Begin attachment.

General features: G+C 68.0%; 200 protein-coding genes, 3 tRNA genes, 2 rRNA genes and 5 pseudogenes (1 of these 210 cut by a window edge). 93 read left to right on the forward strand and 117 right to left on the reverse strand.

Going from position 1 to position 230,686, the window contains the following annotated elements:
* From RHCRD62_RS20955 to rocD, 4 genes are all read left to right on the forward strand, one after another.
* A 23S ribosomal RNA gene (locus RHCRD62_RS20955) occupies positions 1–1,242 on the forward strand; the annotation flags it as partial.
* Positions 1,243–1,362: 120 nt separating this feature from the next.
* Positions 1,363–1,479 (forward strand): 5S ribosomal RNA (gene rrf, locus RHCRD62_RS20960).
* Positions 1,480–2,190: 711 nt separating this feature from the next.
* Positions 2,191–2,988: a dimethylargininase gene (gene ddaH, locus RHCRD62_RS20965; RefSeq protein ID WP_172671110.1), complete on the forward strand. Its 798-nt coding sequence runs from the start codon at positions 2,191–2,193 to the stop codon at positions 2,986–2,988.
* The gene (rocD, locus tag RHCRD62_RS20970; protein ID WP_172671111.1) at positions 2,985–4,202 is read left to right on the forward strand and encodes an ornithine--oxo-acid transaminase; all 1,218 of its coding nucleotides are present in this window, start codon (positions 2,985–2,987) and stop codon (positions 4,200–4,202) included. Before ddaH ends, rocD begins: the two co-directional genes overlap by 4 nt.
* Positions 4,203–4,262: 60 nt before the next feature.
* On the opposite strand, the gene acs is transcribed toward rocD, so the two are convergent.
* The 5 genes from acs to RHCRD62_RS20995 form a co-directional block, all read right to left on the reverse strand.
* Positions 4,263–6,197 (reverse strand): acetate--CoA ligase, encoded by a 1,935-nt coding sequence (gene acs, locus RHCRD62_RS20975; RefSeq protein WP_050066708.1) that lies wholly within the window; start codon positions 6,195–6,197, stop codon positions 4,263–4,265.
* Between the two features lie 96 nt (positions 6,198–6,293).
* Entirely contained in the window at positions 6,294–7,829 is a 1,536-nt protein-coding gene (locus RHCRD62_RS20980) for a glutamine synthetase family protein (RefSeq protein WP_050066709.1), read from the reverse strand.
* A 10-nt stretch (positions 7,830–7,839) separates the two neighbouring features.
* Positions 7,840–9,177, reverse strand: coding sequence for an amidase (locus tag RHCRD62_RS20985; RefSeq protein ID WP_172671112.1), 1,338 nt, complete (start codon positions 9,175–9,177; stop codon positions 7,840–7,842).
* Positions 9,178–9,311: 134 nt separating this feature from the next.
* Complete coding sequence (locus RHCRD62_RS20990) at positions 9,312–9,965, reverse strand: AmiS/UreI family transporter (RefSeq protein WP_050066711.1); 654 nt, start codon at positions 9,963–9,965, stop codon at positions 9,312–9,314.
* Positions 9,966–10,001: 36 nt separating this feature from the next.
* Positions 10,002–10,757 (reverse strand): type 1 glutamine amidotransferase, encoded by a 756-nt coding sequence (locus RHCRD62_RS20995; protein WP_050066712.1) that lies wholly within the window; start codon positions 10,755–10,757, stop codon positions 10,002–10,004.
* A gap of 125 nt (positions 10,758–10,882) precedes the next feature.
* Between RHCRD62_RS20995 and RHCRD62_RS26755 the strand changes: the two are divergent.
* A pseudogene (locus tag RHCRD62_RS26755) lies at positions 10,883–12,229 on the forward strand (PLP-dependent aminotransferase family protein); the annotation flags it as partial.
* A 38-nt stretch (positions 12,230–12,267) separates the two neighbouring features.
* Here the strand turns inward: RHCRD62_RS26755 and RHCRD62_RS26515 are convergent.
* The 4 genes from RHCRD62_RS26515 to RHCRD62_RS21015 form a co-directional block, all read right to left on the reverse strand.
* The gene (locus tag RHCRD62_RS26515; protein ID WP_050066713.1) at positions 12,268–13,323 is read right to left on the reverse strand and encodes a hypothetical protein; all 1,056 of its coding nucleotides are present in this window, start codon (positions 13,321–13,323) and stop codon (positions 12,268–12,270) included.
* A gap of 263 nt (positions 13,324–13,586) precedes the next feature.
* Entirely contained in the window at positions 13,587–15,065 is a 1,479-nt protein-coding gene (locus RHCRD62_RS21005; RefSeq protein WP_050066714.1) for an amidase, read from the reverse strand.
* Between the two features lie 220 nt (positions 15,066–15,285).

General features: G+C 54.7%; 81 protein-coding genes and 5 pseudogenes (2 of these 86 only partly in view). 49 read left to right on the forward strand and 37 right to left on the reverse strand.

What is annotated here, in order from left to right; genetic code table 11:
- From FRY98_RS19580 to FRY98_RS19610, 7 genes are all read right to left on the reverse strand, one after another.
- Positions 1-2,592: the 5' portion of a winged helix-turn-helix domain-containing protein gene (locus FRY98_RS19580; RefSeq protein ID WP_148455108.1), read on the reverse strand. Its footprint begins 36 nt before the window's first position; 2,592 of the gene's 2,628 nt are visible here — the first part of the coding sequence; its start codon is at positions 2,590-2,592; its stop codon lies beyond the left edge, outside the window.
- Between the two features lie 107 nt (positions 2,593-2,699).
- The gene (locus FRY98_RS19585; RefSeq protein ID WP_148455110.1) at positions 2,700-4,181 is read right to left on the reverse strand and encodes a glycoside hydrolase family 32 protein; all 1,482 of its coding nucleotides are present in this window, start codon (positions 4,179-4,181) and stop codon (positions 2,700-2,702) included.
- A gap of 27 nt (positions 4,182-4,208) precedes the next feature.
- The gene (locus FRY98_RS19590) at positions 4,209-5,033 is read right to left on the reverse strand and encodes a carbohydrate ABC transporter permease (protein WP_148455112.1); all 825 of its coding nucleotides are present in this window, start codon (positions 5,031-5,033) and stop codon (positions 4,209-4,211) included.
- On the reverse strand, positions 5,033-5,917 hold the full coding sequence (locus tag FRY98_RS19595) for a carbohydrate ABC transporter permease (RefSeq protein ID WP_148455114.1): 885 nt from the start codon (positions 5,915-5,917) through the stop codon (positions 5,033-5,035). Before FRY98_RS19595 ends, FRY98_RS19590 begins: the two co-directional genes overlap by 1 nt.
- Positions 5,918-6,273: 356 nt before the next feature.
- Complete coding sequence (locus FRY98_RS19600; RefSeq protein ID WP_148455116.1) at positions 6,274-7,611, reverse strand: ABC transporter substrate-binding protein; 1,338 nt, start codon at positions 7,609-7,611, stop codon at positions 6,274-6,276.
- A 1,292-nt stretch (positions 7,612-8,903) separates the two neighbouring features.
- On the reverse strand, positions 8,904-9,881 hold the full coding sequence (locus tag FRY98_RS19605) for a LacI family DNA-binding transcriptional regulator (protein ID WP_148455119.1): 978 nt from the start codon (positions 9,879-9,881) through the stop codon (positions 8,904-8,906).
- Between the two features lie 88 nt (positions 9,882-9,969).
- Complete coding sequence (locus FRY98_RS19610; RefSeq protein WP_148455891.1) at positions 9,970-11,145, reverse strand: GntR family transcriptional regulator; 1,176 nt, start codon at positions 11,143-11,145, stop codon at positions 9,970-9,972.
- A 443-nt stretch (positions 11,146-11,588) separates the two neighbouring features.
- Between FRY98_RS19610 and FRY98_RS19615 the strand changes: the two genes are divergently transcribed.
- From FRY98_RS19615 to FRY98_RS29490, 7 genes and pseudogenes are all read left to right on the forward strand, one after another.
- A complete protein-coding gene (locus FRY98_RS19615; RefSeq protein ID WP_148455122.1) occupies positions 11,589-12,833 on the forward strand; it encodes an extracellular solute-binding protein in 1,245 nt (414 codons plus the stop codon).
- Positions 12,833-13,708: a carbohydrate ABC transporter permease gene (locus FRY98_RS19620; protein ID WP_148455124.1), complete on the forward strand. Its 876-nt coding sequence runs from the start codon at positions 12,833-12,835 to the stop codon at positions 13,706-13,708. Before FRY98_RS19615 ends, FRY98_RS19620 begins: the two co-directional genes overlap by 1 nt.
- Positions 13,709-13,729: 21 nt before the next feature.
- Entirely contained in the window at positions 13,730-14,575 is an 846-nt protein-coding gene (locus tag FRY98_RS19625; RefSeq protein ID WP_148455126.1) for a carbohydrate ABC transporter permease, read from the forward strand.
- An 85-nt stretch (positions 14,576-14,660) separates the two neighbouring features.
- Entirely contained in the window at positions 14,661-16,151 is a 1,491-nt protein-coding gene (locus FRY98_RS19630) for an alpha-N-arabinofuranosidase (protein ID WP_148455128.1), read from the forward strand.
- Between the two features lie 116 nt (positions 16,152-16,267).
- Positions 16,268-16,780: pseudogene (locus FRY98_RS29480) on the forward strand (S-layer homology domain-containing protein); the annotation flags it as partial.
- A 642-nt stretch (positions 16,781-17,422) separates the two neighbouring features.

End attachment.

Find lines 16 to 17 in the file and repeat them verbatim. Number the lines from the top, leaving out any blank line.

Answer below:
* A 10-nt stretch (positions 7,830–7,839) separates the two neighbouring features.
* Positions 7,840–9,177, reverse strand: coding sequence for an amidase (locus tag RHCRD62_RS20985; RefSeq protein ID WP_172671112.1), 1,338 nt, complete (start codon positions 9,175–9,177; stop codon positions 7,840–7,842).